Originally Posted by Johnny Skosnik
How goals should be phrased is an interesting topic. In one of Steve's earlier articles
he mentioned they should be specific, have a firm future due date and easily answer the question "have I reached this goal?" More recently (May 2006) he posted
My take: the former type of goal is "I earn X dollars / month by selling my artwork by December of this year." The latter: "I am an artist who recognizes and is inspired by the natural beauty all around me and makes others aware of it through my art."
I like the second approach. The first turns the goal into an intimidating uber-task that must
be done before this date or it's total fail. The second, in contrast, is more a mindset, a state of being. Now how to ensure that this mindset is actively maintained and doesn't become a fantasy, a delusion? That's where you have tasks that maintain this mindset goal: "I will meditate for ten minutes each day." "I will create ten sketches per week." "I will find a new place outdoors to paint each month." "I will attend at least one art class per semester at my local community college." Note there are no hard deadlines, but rather tasks that should be done every day / week / month / semester. If a task slips it's not a disaster but a gentle reminder to get back on track, there's always next time. Conversely when the tasks are done for now you can honestly claim your reality is congruent with your mindset goal and feel accomplished.
Very interesting post and a fine example of one of the things that bugs me about PD. Goal setting is a grass roots wholesome topic for PD- aspirations that become goals form the basis of change (hopefully for the better)- and surely that's the aim of PD.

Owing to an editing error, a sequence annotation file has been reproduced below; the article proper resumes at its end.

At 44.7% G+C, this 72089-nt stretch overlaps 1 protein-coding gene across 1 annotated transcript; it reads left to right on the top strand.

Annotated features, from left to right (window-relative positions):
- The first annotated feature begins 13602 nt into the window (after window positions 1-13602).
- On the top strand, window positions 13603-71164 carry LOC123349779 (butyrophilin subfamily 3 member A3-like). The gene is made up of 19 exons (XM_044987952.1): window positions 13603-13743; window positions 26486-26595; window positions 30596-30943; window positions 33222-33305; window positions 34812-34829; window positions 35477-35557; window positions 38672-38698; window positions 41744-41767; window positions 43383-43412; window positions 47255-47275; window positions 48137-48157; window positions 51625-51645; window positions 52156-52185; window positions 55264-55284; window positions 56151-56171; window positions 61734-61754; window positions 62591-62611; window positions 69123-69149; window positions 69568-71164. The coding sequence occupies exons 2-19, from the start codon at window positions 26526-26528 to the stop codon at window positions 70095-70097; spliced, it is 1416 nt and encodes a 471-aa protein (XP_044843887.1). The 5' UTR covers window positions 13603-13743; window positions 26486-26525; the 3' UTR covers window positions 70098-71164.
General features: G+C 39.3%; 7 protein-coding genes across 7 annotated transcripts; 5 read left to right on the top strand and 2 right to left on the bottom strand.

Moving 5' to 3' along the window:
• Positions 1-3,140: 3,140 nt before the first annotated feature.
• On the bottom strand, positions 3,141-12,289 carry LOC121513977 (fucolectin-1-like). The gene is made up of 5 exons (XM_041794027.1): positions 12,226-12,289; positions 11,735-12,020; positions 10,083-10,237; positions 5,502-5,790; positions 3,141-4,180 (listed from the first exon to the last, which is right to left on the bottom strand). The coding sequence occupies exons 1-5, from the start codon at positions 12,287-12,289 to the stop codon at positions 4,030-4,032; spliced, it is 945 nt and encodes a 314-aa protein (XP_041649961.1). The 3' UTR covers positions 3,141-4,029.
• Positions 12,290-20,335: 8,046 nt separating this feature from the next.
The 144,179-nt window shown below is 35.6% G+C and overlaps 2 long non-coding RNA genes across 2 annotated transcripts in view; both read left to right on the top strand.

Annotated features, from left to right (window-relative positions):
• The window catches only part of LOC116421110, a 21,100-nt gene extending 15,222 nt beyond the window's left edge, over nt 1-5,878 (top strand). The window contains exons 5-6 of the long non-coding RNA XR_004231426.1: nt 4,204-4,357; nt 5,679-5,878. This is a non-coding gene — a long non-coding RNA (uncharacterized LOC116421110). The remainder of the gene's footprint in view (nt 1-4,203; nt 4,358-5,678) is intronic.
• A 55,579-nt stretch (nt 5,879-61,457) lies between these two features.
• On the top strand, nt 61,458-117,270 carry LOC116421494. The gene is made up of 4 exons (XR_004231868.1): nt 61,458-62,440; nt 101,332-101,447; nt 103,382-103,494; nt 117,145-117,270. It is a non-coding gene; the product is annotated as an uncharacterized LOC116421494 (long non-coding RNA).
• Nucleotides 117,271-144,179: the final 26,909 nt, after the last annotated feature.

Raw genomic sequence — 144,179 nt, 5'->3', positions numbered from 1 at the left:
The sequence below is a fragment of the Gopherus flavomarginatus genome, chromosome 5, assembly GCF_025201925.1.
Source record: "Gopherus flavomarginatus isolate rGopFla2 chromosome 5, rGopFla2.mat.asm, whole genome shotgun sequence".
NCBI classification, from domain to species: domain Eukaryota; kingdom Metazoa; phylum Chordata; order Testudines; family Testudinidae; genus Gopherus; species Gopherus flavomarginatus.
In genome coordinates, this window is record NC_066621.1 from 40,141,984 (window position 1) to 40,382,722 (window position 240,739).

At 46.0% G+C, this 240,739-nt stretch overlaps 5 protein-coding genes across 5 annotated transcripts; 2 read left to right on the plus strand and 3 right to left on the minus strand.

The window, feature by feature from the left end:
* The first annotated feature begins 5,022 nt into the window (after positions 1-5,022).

And to an extent, this confusion is where it all falls apart. Instead of just being able to "Set goals" and then get on with it, we are now faced with options- chances to analyse and assess which "goal" setting method works best for us- which lens to view through. And it's almost like you have to scrape everything right back to the "way the world really works" to get your answers. The problem is- no one knows!
It sounds great to state a goal, to be specific about it and put a deadline onto it. In reality this is probably how most things are achieved. But now if you start saying we only exist in "the now" we are once again out of our depth in the muddy waters. It's almost like we set out to make an extra 10 dollars but we have to assess how the universe works in order to set a goal to do so.
This is why Steve's newletter article was so good- it at least narrowed down (fairly clearly I thought) the types of goals we should ideally be setting. But now I see confusion arising from that- surely this is bread and butter basics? Sometimes it feels like standing close to the north pole and trying to use a compass!